Meetings can be confusing affairs as they are often subject to unforeseen interruptions and alterations. Don’t expect the standard western approach of meeting room, punctuality, agenda, action points etc.
Punctuality is variable in the UAE and a meeting scheduled to start at 10am might start on time but may well start an hour or more late. It is also difficult to predict the end time of a meeting with any degree of accuracy – which can make it difficult to visit the UAE and arrange three meetings in the morning, followed by three meetings in the afternoon. Two meetings a day is probably the safest option.
It is not uncommon to arrive at your meeting to find your host in a meeting with several other people and that these other people could be meeting your host about completely disconnected issues. This process can make meetings very lengthy and it can be a little frustrating if you don’t get the complete attention you feel you deserve.
Some people recommend setting up meetings at the up-market local hotels where you can serve coffee and refreshments – and where you are less likely to be interrupted as frequently!
In the UAE, relationships are all-important and meetings will often start with a lot of seemingly trivial small-talk. Do not underestimate how important this relationship building process is to the overall success of your project. Make time to chat – the rewards will flow in the long-run.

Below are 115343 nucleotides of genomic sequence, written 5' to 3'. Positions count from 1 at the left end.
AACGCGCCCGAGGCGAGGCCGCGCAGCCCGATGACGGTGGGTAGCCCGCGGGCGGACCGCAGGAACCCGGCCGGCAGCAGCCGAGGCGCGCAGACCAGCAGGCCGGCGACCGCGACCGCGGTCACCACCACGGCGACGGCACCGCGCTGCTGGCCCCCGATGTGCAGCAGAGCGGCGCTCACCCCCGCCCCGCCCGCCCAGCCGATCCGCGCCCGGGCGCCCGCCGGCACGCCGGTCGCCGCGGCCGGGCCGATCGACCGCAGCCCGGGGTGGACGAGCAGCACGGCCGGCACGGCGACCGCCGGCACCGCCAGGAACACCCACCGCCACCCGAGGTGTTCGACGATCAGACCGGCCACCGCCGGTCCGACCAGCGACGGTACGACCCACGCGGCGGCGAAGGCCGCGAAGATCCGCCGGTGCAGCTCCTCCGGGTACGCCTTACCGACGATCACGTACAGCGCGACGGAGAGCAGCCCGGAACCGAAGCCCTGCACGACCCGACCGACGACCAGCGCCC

Written and Produced by Keith Warburton
This country profile has been produced to give a short overview of some of the key concepts to bear in mind when doing business with contacts in the United Arab Emirates. It is intended to be an aid to business people who have commercial dealings with counterparties in the country but should not be seen as an exhaustive guide to this topic or as a substitute for more substantial research should there be a need.
With this in mind, we have covered the areas which are key to a better understanding of the cultural mindset underpinning business dealings in the United Arab Emirates and which are, quite often, extremely different from the approach and thought processes associated with business in other parts of the world.
Therefore this briefing note is broken into short, bite-sized sections on the following topics: